Stage 5 to Pra-Loup, might be the most important stage in the grand scheme of things but it’s not the Queen stage here nor will it be the Queen stage at the Tour. Instead, it’s this stage which will have the biggest impact on the overall standings. There are 6 categorized climbs, 5 of which are first category, gradually stepping up until the finish at the beautiful Le Bettex ski resort in the shadow of Mont Blanc. The stage starts with two first category climbs, Col de Tamie (8.5km @ 6.4%) and Col de la Forclaz (8.1km @ 7.8%), which are both difficult but aren’t sustained. After the descent of the Forclaz there is just under 80km to go but still four climbs to tackle. The Col de la Croix Fry has a gradual opening section but with 7km to go there’s a change and the road heads straight up, never dropping below 6%. At the summit there’s just over 60km to go so don’t expect any attacks yet, however, the stage has been so difficult to this point that there will be very few riders who are still in contact.
The monster stage 7 to Mont Blanc
Dauphiné – Mountains practice for the Tour
As engaging as the early part of this stage will be, it is nothing compared to all the excitement that will be squeezed into the last 12kms. The climb of the Cote des Amerands is just 2.7km long but averages 11.2%. This is a climb that riders could put in huge time gaps, and with just 3km, mostly downhill, between the summit and the foot of the finishing climb there’s little disadvantage to going clear this early. The final climb to Saint-Gervais is 7km long and averages just under 8% with a final ramp in the last kilometer which averages over 9%! This is going to be a hell of a stage and although most riders will just be glad that it’s over, there will be a few big names sweating because they know that their form isn’t where they’d like it to be.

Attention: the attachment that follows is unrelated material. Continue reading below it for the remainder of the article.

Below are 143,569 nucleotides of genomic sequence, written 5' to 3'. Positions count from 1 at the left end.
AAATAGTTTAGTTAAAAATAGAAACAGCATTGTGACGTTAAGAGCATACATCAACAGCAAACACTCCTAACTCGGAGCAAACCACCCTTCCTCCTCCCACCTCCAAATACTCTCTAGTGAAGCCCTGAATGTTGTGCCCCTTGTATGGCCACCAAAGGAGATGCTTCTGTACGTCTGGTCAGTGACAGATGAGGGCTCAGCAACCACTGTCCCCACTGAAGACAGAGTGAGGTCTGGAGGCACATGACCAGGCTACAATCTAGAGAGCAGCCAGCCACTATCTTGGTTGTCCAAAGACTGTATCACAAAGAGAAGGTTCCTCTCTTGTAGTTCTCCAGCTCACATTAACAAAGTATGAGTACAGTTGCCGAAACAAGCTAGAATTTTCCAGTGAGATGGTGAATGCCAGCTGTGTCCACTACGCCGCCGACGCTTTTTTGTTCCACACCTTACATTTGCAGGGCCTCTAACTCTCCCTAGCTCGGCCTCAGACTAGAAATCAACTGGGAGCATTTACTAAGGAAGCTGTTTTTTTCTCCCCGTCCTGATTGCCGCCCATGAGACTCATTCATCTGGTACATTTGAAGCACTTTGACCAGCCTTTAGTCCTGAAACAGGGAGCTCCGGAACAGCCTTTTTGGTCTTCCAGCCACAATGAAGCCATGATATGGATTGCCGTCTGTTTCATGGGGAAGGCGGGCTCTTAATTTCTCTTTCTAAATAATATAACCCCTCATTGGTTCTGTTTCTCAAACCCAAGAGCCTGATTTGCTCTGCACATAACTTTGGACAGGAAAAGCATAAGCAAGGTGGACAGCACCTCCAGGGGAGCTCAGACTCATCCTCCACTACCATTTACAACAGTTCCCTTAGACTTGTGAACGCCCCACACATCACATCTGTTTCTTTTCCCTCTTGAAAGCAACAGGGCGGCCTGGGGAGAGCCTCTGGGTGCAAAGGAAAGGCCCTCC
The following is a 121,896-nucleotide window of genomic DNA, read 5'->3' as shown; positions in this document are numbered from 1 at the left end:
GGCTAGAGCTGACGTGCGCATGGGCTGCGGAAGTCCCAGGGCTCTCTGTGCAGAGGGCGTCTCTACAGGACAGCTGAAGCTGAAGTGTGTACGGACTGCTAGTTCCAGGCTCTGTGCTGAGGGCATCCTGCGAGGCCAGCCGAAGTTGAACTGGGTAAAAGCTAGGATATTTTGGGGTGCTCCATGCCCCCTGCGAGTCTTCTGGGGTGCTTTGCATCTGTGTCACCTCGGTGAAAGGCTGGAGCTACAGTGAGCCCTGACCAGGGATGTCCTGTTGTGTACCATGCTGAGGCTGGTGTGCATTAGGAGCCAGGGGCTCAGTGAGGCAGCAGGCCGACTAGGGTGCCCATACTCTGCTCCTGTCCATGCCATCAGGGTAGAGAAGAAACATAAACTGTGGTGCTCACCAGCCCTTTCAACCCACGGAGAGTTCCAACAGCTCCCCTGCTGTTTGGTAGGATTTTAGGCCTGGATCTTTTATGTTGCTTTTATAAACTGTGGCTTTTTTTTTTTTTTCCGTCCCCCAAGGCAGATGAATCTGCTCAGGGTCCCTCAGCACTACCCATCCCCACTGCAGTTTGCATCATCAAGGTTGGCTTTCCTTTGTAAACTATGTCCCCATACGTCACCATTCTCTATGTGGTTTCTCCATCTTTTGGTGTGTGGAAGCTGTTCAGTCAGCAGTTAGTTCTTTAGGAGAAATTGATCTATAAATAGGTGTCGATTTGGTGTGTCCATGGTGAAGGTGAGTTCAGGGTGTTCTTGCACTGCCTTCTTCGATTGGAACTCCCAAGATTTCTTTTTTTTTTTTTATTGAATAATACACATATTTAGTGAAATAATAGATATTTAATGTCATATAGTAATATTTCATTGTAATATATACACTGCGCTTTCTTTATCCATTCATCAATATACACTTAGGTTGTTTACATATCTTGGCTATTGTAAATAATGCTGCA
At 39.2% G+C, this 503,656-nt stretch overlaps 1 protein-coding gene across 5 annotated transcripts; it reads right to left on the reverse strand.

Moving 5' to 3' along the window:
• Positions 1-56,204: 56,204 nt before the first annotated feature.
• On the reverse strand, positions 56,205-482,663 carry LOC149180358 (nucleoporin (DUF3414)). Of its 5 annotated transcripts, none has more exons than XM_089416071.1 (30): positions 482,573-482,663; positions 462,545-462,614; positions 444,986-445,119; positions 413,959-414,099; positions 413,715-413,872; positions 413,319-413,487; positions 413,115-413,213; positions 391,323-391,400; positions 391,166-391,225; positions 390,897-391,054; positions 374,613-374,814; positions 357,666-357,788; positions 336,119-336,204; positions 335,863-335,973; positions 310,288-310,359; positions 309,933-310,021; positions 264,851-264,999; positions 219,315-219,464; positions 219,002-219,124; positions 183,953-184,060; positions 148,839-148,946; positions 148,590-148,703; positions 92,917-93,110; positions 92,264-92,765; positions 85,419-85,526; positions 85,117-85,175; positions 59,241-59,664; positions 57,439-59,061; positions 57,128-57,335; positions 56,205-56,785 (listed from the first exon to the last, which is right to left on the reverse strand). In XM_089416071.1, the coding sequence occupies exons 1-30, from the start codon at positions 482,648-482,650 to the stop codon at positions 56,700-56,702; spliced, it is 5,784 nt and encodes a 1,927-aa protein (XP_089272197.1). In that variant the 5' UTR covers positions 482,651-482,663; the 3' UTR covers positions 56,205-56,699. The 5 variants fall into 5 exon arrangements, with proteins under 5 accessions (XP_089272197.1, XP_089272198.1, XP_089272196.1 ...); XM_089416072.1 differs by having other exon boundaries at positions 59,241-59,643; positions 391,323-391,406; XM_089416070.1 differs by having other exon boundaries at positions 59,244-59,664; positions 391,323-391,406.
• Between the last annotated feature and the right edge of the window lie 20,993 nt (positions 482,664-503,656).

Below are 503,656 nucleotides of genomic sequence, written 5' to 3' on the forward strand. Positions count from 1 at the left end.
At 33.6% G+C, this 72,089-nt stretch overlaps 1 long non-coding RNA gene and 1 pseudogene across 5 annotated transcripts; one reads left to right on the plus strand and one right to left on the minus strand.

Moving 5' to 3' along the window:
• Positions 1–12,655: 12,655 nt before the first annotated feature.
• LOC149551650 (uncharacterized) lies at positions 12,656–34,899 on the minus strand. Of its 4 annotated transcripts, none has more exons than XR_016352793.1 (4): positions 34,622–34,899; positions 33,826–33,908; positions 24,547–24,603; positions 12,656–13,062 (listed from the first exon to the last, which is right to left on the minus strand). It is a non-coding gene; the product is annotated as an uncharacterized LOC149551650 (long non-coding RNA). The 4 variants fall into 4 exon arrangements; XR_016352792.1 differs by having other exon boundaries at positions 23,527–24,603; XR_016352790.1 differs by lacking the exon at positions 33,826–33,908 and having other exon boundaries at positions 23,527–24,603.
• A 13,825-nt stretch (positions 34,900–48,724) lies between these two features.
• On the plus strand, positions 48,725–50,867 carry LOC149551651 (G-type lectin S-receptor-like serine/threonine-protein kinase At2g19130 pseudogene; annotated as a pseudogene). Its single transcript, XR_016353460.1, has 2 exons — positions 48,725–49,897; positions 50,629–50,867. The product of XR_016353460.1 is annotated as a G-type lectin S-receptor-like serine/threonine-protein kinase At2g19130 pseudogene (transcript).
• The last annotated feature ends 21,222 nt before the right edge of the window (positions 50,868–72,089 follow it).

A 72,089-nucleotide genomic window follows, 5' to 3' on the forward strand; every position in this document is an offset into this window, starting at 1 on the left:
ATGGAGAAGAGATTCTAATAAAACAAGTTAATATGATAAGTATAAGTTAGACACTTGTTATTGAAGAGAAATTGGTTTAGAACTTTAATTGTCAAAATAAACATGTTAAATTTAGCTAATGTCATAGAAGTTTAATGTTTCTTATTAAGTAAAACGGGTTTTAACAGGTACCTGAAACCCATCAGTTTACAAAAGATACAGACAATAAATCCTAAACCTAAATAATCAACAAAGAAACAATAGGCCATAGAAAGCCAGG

It’s hard to look beyond Chris Froome and Vincenzo Nibali, however both have lost their lustre of invincibility this season. They have only had one overall victory and stage win between them all year, Chris Froome with both in the Vuelta a Andalucia. They will also suffer from the lack of individual time trial, don’t expect the TTT time gaps to be anywhere near as big as they would’ve been with an individual time trial.
The French will have plenty to cheer at the Dauphine this year, Romain Bardet and Jean-Christophe Peraud have had decent seasons so far and will want to show that they have some form before they line up in Utrecht. Alejandro Valverde is certainly one to watch after his fantastic season so far and at 35 this might be the last Dauphine he races as a genuine Tour contender.
Jean-Christophe Peraud and Romain Bardet will want to show their form
Alejandro Valverde is having one of his best seasons
If you’re looking for some outsiders then how about Kenny Elissonde and Alexandre Geniez of FDJ. Both will come direct from the Giro where Geniez ghosted to a top 10 finish and Elissonde showed flashes of talent but was generally disappointing, they should be able to carry their form into the Dauphine which will suit them better. Simon Yates will be racing his debut Dauphine and the Brit will be disappointed by anything less than a top 10 overall, given Orica’s lack of GC options he may well be thrust into the Tour tasked with being the team’s overall contender – that’s a lot of pressure for a 22 year old. Finally Rui Costa will be racing the Dauphine after winning the Tour de Suisse for the last 3 years, can he transfer his June form from Switzerland to the French Alps?
The FDJ pair of Elissonde and Geniez could surprise
Young Simon Yates cound be an outside bet
It looks very likely that the Tour de France winner will be lining up in Ugine on Sunday. Neither Alberto Contador nor Nairo Quintana will be racing in the Dauphine, Contador is only racing the Spanish Championships and Quintana, surprisingly, is in the South West of France racing the Route du Sud. The Dauphine organizers have designed a course which attracts Tour contenders but will they be able to extend their run of Tour de France winners to 9? Froome and Nibali certainly hope so.
Talanski and Van Garderen will be at the Dauphiné
You can catch all the live action on Steephill.TV.
Comments are closed.